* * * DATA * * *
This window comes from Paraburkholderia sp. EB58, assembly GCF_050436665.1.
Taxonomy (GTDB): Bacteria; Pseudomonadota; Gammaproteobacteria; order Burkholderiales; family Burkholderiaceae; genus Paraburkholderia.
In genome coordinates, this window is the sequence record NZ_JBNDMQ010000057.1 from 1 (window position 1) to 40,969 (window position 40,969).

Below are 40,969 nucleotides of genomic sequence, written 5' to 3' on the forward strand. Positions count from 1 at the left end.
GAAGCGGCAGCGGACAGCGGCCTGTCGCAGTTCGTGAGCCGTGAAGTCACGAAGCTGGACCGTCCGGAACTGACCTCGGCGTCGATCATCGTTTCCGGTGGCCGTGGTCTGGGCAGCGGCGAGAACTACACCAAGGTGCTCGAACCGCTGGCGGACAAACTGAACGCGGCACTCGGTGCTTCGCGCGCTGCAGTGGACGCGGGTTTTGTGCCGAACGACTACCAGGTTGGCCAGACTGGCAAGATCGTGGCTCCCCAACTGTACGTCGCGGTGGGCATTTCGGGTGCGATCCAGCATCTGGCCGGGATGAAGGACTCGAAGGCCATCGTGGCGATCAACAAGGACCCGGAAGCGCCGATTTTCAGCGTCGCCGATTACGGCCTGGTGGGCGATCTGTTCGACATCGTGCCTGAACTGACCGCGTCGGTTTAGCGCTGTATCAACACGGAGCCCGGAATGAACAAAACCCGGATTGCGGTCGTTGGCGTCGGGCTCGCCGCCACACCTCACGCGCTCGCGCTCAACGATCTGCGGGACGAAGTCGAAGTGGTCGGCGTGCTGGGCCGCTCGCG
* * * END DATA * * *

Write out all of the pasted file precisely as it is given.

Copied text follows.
This window comes from Paraburkholderia sp. EB58, assembly GCF_050436665.1.
Taxonomy (GTDB): Bacteria; Pseudomonadota; Gammaproteobacteria; order Burkholderiales; family Burkholderiaceae; genus Paraburkholderia.
In genome coordinates, this window is the sequence record NZ_JBNDMQ010000057.1 from 1 (window position 1) to 40,969 (window position 40,969).

Below are 40,969 nucleotides of genomic sequence, written 5' to 3' on the forward strand. Positions count from 1 at the left end.
GAAGCGGCAGCGGACAGCGGCCTGTCGCAGTTCGTGAGCCGTGAAGTCACGAAGCTGGACCGTCCGGAACTGACCTCGGCGTCGATCATCGTTTCCGGTGGCCGTGGTCTGGGCAGCGGCGAGAACTACACCAAGGTGCTCGAACCGCTGGCGGACAAACTGAACGCGGCACTCGGTGCTTCGCGCGCTGCAGTGGACGCGGGTTTTGTGCCGAACGACTACCAGGTTGGCCAGACTGGCAAGATCGTGGCTCCCCAACTGTACGTCGCGGTGGGCATTTCGGGTGCGATCCAGCATCTGGCCGGGATGAAGGACTCGAAGGCCATCGTGGCGATCAACAAGGACCCGGAAGCGCCGATTTTCAGCGTCGCCGATTACGGCCTGGTGGGCGATCTGTTCGACATCGTGCCTGAACTGACCGCGTCGGTTTAGCGCTGTATCAACACGGAGCCCGGAATGAACAAAACCCGGATTGCGGTCGTTGGCGTCGGGCTCGCCGCCACACCTCACGCGCTCGCGCTCAACGATCTGCGGGACGAAGTCGAAGTGGTCGGCGTGCTGGGCCGCTCGCG